This routine may require a complete overhaul of your habits, especially if the gum disease has progressed to a dire level. Also, remember that you will need to maintain a good oral health routine in the long term if you don’t want your gums to become inflamed and infected again.
Next, of course, you will need to visit your dentist regularly. The dental hygienist will clean your teeth to remove any plaque or tartar, and the dentist will assess your teeth and provide a professional evaluation and advice. If you’re in the early stages of periodontal disease, your dentist can help you regain your oral health with a quick cleaning and some oral hygiene suggestions. If the condition has progressed, however, your dentist may recommend a more substantial treatment.
Common periodontal disease treatment options include the following:
- Scaling: Scaling is performed during most dental appointments. The hygienist scrapes tartar off the tooth both above and below the gum line. Typically this process is quick and painless, but in rare cases, it will require local anesthesia or mild pain medication.
- Root Planing: Root planing removes rough areas on the roots of teeth, so that germs and bacteria cannot gather there.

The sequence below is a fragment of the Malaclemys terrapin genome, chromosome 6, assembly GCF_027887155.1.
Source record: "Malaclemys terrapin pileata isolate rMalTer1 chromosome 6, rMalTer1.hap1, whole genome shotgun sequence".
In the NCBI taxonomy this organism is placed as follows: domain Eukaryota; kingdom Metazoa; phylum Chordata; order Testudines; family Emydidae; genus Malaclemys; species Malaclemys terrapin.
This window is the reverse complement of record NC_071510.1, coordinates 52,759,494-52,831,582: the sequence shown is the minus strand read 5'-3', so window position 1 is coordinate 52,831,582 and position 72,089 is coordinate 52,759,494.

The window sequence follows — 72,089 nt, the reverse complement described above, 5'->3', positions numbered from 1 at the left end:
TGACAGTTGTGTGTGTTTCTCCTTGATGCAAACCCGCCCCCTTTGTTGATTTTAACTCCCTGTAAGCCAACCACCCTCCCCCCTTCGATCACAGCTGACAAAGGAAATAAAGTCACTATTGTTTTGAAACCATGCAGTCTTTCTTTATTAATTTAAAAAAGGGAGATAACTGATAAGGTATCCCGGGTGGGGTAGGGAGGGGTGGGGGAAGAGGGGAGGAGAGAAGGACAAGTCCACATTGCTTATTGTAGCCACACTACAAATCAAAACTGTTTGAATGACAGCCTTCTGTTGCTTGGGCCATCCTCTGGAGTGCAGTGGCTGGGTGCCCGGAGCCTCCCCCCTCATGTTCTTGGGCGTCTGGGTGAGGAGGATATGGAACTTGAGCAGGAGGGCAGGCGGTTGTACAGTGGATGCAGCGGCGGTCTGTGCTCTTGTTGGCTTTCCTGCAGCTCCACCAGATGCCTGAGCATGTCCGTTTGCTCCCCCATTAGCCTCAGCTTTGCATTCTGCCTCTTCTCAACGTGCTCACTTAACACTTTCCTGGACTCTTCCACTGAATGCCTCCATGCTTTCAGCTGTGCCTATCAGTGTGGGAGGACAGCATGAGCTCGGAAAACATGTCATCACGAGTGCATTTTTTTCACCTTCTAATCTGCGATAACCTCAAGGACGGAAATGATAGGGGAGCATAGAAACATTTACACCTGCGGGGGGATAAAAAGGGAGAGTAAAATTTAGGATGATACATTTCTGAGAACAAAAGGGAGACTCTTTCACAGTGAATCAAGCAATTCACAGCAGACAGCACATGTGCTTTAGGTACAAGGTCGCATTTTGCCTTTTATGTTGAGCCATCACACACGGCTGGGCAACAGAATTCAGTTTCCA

- Laser Cleaning: Some dentists use a laser to remove plaque and tartar, eliminating bacteria and preventing the advancement of the disease.
- Medications: Medications like antibiotics and enzyme suppressants can be used to control bacteria and treat the infection.
- Flap Surgery: Surgery is used in severe cases to treat lingering inflammation and deep pockets. The gums are lifted, the tartar is removed, and then the tissue is stitched together for a more snug fit.
- Bone and Tissue Grafts: If flap surgery will not suffice, the dentist may use bone or tissue grafts to promote bone growth and tissue regeneration. A tissue graft may also be used to replace lost gum tissue, covering exposed and vulnerable roots.
- Guided Tissue Regeneration: This procedure promotes bone and tissue growth and is typically done in combination with flap surgery. A piece of mesh-like fabric is placed between the bone and gum. This prevents the gum tissue from overtaking the space, allowing the bone and gum tissue to properly regrow with good support.
- Bone Surgery: During flap surgery, bone surgery may be used to smooth the bone and remove craters. The tooth’s reshaping will prevent the collection and growth of bacteria.
Periodontal disease is unfortunately quite common, with about 80% of Americans currently suffering from some stage of the disease. If you’ve noticed that your gums feel sore or red, pay more attention to your brushing and flossing routine, and be sure that you have a dental appointment scheduled within the next few months. If the condition is serious, your dentist will recommend a course of periodontal disease treatment.
Your teeth were meant to last a lifetime, so take care of them! If you’re looking for an experienced, reliable, and friendly dentist in or near Springfield, Missouri, contact Wilkinson Dental. Dr. Wilkinson and his team will give you the personalized treatment you deserve using state-of-the-art technology. Schedule your first appointment today by calling 417-708-0556 or requesting an appointment online. We look forward to hearing from you!